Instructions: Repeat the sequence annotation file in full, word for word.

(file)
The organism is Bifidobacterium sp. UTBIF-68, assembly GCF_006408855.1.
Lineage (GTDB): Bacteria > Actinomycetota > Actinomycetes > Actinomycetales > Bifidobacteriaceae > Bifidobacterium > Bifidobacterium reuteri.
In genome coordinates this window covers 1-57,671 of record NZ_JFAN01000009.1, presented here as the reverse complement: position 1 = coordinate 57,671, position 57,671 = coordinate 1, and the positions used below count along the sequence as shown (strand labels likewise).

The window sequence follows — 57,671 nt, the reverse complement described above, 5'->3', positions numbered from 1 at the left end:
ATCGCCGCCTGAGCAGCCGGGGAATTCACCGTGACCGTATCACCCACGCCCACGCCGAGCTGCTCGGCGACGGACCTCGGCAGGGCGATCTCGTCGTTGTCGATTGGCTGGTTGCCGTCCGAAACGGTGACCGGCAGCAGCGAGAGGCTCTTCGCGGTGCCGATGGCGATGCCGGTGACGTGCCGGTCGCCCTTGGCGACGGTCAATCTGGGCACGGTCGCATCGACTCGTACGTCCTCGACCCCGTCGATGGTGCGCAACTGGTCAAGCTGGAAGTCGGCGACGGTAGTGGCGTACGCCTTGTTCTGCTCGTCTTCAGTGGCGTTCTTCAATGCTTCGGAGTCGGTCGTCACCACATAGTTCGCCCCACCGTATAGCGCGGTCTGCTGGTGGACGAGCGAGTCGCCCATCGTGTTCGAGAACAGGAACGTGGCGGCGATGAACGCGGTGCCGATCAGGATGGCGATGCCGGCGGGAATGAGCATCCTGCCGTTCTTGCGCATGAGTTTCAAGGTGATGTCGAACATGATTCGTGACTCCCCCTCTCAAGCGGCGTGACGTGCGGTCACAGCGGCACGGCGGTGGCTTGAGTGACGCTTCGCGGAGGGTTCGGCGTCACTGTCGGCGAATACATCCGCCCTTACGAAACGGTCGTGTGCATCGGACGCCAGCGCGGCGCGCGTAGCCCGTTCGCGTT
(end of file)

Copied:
The organism is Bifidobacterium sp. UTBIF-68, assembly GCF_006408855.1.
Lineage (GTDB): Bacteria > Actinomycetota > Actinomycetes > Actinomycetales > Bifidobacteriaceae > Bifidobacterium > Bifidobacterium reuteri.
In genome coordinates this window covers 1-57,671 of record NZ_JFAN01000009.1, presented here as the reverse complement: position 1 = coordinate 57,671, position 57,671 = coordinate 1, and the positions used below count along the sequence as shown (strand labels likewise).

The window sequence follows — 57,671 nt, the reverse complement described above, 5'->3', positions numbered from 1 at the left end:
ATCGCCGCCTGAGCAGCCGGGGAATTCACCGTGACCGTATCACCCACGCCCACGCCGAGCTGCTCGGCGACGGACCTCGGCAGGGCGATCTCGTCGTTGTCGATTGGCTGGTTGCCGTCCGAAACGGTGACCGGCAGCAGCGAGAGGCTCTTCGCGGTGCCGATGGCGATGCCGGTGACGTGCCGGTCGCCCTTGGCGACGGTCAATCTGGGCACGGTCGCATCGACTCGTACGTCCTCGACCCCGTCGATGGTGCGCAACTGGTCAAGCTGGAAGTCGGCGACGGTAGTGGCGTACGCCTTGTTCTGCTCGTCTTCAGTGGCGTTCTTCAATGCTTCGGAGTCGGTCGTCACCACATAGTTCGCCCCACCGTATAGCGCGGTCTGCTGGTGGACGAGCGAGTCGCCCATCGTGTTCGAGAACAGGAACGTGGCGGCGATGAACGCGGTGCCGATCAGGATGGCGATGCCGGCGGGAATGAGCATCCTGCCGTTCTTGCGCATGAGTTTCAAGGTGATGTCGAACATGATTCGTGACTCCCCCTCTCAAGCGGCGTGACGTGCGGTCACAGCGGCACGGCGGTGGCTTGAGTGACGCTTCGCGGAGGGTTCGGCGTCACTGTCGGCGAATACATCCGCCCTTACGAAACGGTCGTGTGCATCGGACGCCAGCGCGGCGCGCGTAGCCCGTTCGCGTT